#5: Team member bios
Congratulations! A client has chosen to engage your firm. Now you need to tell them something about the people they will be working with. Understandably, clients like to know who they’ll be paying to protect them. This includes things like education, credentials, and significant prior representations. If you need help crafting a current biography, take a look at one of the many available online resources for guidance.
#6: A list of client expectations
For a lawyer to adequately represent a client, a significant amount of client participation will be required. Whether the lawyer was hired to facilitate a commercial real estate deal or litigate a business dispute, regular client input is absolutely necessary. Remember, however, that your clients don’t do this every day and they may be expecting you to just handle everything. Your welcome kit should explicitly lay out the cooperation needed from the client in order for the representation to be successful.
#7: Billing information
Approximately zero percent of legal clients enjoy paying their bills. If you communicate honestly and effectively from the start of the representation, however, you may find that your firm has fewer collections problems. Accordingly, your Welcome Kit should include detailed information about when invoices are due, how they should be paid, and what steps the client can take if a charge is disputed.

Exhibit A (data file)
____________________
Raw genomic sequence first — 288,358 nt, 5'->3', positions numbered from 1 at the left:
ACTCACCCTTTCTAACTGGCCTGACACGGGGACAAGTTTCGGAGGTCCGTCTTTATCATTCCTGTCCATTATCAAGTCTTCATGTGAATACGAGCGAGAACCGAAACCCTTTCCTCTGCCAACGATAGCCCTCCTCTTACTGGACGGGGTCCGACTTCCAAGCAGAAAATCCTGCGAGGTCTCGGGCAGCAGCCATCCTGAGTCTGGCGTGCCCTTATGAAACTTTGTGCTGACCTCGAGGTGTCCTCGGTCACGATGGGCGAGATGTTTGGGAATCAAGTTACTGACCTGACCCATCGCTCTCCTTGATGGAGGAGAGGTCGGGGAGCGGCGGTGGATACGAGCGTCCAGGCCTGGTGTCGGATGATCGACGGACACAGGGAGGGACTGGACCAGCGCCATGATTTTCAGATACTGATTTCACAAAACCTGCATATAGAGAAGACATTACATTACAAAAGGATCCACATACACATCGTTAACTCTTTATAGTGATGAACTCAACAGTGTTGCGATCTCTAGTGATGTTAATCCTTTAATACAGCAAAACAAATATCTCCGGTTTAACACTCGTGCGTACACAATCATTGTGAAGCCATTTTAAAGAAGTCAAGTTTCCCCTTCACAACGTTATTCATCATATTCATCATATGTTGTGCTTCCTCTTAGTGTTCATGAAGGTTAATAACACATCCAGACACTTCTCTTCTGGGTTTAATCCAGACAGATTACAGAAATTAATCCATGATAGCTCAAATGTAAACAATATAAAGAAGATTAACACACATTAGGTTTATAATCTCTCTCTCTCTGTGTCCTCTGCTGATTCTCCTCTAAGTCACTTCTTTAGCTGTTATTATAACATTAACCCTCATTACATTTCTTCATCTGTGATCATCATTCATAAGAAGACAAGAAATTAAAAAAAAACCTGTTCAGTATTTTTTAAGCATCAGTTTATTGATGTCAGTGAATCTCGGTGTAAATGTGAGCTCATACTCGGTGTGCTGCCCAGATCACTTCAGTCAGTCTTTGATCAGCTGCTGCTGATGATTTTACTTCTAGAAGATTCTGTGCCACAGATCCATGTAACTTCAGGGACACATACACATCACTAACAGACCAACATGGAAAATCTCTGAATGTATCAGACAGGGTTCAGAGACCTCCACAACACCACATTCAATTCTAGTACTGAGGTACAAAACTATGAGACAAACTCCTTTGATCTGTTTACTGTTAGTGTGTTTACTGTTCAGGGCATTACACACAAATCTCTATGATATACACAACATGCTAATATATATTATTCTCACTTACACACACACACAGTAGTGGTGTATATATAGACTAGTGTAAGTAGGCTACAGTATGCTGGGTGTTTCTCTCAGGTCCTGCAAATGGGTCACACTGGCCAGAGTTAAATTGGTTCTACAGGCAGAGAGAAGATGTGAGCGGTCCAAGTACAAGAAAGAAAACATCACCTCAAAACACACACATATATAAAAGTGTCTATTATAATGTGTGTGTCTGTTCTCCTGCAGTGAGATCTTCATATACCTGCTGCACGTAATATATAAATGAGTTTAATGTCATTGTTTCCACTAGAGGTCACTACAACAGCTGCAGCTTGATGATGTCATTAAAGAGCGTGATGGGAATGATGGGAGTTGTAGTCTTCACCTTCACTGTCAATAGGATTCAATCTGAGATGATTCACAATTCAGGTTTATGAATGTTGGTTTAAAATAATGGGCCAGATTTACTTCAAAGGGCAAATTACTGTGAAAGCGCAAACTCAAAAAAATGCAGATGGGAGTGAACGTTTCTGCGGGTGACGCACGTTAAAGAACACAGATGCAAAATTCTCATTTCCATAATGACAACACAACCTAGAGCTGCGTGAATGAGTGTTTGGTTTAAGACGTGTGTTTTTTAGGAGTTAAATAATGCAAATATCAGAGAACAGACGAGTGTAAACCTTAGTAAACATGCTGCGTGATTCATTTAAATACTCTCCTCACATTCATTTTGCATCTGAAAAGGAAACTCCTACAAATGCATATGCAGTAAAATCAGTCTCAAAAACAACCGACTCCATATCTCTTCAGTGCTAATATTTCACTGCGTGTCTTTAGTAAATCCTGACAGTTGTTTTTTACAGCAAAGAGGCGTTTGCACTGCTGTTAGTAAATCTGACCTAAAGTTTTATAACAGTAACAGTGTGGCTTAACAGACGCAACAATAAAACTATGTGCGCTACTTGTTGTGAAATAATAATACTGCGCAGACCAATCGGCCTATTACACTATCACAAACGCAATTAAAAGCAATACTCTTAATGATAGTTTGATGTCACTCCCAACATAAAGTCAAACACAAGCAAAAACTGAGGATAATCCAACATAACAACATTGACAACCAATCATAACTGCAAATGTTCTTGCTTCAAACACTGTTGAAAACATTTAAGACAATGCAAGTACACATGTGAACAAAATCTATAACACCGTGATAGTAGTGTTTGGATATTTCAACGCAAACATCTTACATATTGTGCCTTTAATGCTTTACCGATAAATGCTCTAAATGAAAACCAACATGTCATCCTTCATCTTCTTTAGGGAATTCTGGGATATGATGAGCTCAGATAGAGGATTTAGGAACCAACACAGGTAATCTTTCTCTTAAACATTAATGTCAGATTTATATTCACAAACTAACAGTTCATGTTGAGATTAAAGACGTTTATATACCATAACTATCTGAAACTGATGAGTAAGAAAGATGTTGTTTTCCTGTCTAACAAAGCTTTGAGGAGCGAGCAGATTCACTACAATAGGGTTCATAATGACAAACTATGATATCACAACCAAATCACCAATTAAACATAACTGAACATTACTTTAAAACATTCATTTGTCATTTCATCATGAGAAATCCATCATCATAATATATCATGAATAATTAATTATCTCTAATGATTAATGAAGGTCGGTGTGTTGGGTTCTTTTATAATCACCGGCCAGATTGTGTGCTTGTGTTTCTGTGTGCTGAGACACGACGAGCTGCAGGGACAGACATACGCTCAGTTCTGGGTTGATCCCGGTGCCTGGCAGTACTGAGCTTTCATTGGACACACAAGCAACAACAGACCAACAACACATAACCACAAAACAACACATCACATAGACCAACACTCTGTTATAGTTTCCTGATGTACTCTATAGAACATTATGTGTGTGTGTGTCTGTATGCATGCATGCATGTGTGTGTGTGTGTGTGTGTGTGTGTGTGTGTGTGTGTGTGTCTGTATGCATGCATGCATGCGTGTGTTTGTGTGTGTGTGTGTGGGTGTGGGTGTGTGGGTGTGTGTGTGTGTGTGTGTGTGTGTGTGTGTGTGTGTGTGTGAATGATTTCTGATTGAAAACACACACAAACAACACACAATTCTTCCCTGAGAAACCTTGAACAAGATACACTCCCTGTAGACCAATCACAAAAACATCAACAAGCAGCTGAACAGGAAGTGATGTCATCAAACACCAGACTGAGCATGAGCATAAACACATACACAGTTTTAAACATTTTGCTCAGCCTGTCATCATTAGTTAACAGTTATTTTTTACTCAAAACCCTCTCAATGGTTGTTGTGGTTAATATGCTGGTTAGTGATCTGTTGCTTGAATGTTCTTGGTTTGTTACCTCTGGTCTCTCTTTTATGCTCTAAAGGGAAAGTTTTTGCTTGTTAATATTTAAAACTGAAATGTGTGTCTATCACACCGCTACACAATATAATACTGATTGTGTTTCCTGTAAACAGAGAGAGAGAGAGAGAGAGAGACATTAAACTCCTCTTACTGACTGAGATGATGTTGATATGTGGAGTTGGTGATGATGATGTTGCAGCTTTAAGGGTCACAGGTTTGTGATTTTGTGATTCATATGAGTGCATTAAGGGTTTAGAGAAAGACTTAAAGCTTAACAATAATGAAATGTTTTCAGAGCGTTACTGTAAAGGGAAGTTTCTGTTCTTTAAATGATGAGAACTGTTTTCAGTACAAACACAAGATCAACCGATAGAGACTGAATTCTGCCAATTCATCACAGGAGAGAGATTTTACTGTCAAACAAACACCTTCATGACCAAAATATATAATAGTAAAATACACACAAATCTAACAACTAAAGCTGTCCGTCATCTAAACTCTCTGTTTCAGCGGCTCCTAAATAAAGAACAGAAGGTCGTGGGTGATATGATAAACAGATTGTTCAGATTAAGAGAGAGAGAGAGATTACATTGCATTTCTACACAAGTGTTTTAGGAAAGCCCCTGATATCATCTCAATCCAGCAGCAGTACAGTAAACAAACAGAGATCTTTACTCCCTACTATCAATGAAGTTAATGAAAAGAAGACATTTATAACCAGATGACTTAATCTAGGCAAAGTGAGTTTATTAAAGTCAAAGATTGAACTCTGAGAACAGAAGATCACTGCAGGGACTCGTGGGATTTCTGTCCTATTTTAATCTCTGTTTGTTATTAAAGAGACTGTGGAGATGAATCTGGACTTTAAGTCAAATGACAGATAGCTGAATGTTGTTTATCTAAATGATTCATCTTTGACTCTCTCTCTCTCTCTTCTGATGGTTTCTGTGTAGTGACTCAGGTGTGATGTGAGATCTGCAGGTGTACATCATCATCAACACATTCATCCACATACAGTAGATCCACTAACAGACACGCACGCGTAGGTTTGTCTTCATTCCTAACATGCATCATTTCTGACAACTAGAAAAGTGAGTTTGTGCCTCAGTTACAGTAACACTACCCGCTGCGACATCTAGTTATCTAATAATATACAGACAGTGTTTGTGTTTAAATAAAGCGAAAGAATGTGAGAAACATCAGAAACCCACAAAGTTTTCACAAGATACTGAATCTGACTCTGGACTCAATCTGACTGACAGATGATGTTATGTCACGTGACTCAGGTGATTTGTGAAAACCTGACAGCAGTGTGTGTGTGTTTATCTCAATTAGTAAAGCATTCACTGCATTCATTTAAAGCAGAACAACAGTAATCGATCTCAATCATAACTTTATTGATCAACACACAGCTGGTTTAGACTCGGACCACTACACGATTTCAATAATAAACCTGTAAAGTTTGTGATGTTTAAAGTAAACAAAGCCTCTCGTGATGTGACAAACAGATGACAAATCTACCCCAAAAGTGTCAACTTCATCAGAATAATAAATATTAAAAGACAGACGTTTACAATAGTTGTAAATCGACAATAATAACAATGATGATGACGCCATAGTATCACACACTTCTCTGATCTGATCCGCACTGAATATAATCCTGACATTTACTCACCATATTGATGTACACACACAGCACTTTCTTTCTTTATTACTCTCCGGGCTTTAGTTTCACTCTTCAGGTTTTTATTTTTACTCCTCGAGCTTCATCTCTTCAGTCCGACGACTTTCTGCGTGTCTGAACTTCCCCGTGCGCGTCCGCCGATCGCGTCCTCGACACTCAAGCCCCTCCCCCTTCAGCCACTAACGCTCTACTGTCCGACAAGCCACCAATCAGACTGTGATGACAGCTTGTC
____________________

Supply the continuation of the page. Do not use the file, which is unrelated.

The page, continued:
#8: Client tips for working with lawyers
Many lawyers, by their very nature, are friendly and approachable people. As a consequence, clients may start to feel like the lawyer is their buddy. While a good attorney-client relationship is certainly preferable, it can be an expensive proposition for the client if they think they can just call their lawyer when they feel like shooting the breeze. A good way to manage expectations in this regard is to provide the client with a list of guidelines for how to most effectively (and efficiently) work with their attorneys.
#9: Branded items
We’ve all worked with companies that take swag a little too far (I’m talking to you, Pest Control company that left 10 toys at my house). We’re certainly not suggesting you do that. Nonetheless, a couple of classy branded items can help your client remember you during critical moments — like when they need to engage a lawyer for an additional matter.
#10: A hand-written thank you note
With all the high-tech communication that happens these days, the power of the hand-written note is often overlooked. Yet, if you want to set your firm apart from the throngs of other attorneys out there, take a moment to include a hand-written thank you note in your Welcome Kit. It will not only humanize you to your clients, but it shows them that you truly appreciate their business.
What other items does your firm include in its new client Welcome Kit? We’d love to hear about them in the comments section, below.